North Bergen was formed, in 1842, from that part of Bergen N. of the New Jersey
railroad. It is 6 miles long, and from 2 to 4 wide. it is bounded N. by Hackensack and Lodi, (Bergen co.,) E. by
Hudson river and Van Vorst, S. by Bergen, and W. by Passaic river, separating it from Harrison. The Palisades enter
the township on the north. Much of its surface is marsh; elsewhere the soil is generally very fertile, and produces
large quantities of vegetables for the New York market.
North Bergen is a scattered settlement, on the summit of the ridge north of the New Jersey railroad, 2 miles west
of Jersey City, containing about 60 dwellings. Secaucus is an island, or more properly a strip of firm land, surrounded
by a marsh, in the NW. part of the township. There is at that place a Baptist church. New Durham, 4 miles north
of Hoboken, on the Hackensack turnpike, has 1 Reformed Dutch and 1 Baptist church, and about 50 dwellings. West
Hoboken is a recent settlement, handsomely laid out on. the brow of an eminence, about 2 miles from Hoboken landing.
Hoboken, supposed anciently to he called Hoebuck, lies on the Hudson, 1 mile from New York, with which constant
communication is had by ferry-boats. It contains an Episcopal church, and from 50 to 70 dwellings. The pleasant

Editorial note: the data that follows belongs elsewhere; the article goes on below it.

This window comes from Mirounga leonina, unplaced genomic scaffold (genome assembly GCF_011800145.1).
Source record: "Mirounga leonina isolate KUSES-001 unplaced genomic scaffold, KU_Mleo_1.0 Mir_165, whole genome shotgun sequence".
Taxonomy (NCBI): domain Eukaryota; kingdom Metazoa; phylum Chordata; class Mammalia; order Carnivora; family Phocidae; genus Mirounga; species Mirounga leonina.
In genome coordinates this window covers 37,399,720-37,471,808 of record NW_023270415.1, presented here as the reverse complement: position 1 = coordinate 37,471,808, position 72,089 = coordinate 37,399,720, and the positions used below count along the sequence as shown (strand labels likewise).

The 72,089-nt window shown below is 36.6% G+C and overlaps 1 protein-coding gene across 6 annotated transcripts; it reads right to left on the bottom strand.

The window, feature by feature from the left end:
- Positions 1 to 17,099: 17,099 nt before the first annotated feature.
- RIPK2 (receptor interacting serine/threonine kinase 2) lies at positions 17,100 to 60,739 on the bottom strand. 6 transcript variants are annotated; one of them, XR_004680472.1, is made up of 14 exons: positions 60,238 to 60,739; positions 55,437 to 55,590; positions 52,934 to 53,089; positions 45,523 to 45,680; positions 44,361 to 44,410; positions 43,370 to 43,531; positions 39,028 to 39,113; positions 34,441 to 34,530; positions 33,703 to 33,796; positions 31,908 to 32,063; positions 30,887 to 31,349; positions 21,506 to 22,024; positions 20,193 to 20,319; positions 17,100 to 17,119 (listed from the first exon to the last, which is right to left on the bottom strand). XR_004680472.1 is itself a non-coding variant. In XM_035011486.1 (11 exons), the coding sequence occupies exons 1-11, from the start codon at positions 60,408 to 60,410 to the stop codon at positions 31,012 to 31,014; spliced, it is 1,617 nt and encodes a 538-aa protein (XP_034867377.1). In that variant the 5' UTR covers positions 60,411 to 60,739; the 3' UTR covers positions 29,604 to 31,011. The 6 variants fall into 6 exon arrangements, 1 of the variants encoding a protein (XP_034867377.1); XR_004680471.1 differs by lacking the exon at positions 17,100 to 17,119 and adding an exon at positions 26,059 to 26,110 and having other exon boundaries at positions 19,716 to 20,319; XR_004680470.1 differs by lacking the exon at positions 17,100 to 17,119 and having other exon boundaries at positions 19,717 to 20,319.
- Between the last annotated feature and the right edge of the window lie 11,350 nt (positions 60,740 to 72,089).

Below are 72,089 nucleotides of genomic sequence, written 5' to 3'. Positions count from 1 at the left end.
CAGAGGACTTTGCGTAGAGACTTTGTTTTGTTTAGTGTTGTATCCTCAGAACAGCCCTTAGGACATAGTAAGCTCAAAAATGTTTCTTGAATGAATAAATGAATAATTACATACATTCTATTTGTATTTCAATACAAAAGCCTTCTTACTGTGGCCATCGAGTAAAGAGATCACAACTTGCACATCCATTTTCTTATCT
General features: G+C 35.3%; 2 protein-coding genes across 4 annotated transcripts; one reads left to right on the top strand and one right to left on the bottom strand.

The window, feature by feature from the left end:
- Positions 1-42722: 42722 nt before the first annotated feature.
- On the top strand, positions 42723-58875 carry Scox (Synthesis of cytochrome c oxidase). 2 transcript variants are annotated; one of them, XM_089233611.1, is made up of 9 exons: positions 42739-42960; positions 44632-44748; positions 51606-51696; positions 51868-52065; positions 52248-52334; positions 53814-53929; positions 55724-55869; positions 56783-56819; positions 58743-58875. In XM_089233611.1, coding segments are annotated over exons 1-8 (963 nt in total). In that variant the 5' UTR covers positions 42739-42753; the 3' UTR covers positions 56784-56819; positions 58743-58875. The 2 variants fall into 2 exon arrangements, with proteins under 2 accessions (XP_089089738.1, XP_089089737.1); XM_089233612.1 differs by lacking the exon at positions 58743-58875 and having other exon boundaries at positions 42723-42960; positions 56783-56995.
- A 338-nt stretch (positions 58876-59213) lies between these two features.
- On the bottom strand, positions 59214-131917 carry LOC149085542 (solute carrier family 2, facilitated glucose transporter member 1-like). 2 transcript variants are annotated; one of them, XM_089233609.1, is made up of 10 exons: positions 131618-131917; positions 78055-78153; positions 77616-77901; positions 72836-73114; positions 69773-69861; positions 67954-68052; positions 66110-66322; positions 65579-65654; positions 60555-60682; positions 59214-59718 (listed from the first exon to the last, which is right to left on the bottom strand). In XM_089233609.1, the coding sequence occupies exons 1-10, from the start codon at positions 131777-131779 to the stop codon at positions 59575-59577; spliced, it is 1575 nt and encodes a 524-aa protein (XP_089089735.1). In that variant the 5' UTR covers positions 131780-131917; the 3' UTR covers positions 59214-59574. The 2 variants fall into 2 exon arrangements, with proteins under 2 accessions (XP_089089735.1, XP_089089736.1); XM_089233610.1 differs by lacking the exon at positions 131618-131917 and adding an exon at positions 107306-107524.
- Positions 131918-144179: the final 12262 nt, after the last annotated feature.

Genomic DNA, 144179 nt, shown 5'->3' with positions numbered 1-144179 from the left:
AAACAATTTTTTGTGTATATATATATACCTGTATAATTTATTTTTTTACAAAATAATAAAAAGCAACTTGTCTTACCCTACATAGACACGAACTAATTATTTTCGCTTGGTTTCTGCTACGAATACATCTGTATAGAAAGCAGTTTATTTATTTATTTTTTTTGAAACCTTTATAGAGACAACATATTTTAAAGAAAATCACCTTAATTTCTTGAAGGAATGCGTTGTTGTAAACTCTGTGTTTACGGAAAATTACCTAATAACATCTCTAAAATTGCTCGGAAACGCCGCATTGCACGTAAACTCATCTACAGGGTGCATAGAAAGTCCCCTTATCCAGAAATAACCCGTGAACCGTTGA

and shady retreats, delightfully situated at this place, on the banks of the river, have long made it a favorite
A short distance above Weehawken, and about three miles above Hoboken, overhung by the Palisades, on the bank of
the Hudson, is the spot famous as the "duelling-ground." Here several have paid the forfeit of their
lives to a custom at which humanity shudders, and which all laws, divine and human, condemn. Here it was that Gen.
Alexander Hamilton fell in a duel with Col. Aaron Burr, VicePresident of the United States, July 11th, 1804; an
event at which a nation mourned. A monument was erected to the memory of Hamilton on the spot where he fell, by
a society in New York, of which the annexed view, taken many years since, by J. C. Ward, Esq., is a representation.
The monument was destroyed by the hand of violence, and the pieces carried off as relics. The piece bearing the
inscription was found in a low groggery in New York, where it had been pawned for liquor. It is now in possession